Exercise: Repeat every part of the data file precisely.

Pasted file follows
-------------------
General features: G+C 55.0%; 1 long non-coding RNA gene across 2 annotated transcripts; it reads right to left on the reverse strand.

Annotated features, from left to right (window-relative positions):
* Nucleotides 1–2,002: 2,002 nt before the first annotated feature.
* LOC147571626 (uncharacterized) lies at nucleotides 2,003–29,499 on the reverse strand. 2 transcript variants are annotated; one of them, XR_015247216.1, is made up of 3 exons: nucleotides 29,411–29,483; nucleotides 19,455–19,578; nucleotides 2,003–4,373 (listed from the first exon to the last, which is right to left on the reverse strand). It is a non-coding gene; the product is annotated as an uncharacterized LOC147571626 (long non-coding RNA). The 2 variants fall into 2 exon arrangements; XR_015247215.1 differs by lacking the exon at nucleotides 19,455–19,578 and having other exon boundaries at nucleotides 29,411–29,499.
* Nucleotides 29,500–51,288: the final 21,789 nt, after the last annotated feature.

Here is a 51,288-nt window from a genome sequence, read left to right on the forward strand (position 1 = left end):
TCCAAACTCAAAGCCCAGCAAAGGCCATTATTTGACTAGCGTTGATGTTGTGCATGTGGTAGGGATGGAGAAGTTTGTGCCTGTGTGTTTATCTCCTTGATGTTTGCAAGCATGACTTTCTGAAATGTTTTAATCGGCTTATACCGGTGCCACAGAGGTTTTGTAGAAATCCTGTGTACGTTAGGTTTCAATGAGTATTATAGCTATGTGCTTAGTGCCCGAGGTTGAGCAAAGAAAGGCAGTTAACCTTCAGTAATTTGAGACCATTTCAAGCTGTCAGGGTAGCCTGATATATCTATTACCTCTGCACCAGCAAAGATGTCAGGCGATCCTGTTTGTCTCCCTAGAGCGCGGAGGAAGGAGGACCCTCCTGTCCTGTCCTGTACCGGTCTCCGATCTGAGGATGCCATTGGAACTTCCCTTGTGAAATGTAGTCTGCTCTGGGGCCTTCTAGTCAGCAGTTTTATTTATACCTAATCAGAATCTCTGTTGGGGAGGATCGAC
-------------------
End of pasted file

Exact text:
General features: G+C 55.0%; 1 long non-coding RNA gene across 2 annotated transcripts; it reads right to left on the reverse strand.

Annotated features, from left to right (window-relative positions):
* Nucleotides 1–2,002: 2,002 nt before the first annotated feature.
* LOC147571626 (uncharacterized) lies at nucleotides 2,003–29,499 on the reverse strand. 2 transcript variants are annotated; one of them, XR_015247216.1, is made up of 3 exons: nucleotides 29,411–29,483; nucleotides 19,455–19,578; nucleotides 2,003–4,373 (listed from the first exon to the last, which is right to left on the reverse strand). It is a non-coding gene; the product is annotated as an uncharacterized LOC147571626 (long non-coding RNA). The 2 variants fall into 2 exon arrangements; XR_015247215.1 differs by lacking the exon at nucleotides 19,455–19,578 and having other exon boundaries at nucleotides 29,411–29,499.
* Nucleotides 29,500–51,288: the final 21,789 nt, after the last annotated feature.

Here is a 51,288-nt window from a genome sequence, read left to right on the forward strand (position 1 = left end):
TCCAAACTCAAAGCCCAGCAAAGGCCATTATTTGACTAGCGTTGATGTTGTGCATGTGGTAGGGATGGAGAAGTTTGTGCCTGTGTGTTTATCTCCTTGATGTTTGCAAGCATGACTTTCTGAAATGTTTTAATCGGCTTATACCGGTGCCACAGAGGTTTTGTAGAAATCCTGTGTACGTTAGGTTTCAATGAGTATTATAGCTATGTGCTTAGTGCCCGAGGTTGAGCAAAGAAAGGCAGTTAACCTTCAGTAATTTGAGACCATTTCAAGCTGTCAGGGTAGCCTGATATATCTATTACCTCTGCACCAGCAAAGATGTCAGGCGATCCTGTTTGTCTCCCTAGAGCGCGGAGGAAGGAGGACCCTCCTGTCCTGTCCTGTACCGGTCTCCGATCTGAGGATGCCATTGGAACTTCCCTTGTGAAATGTAGTCTGCTCTGGGGCCTTCTAGTCAGCAGTTTTATTTATACCTAATCAGAATCTCTGTTGGGGAGGATCGAC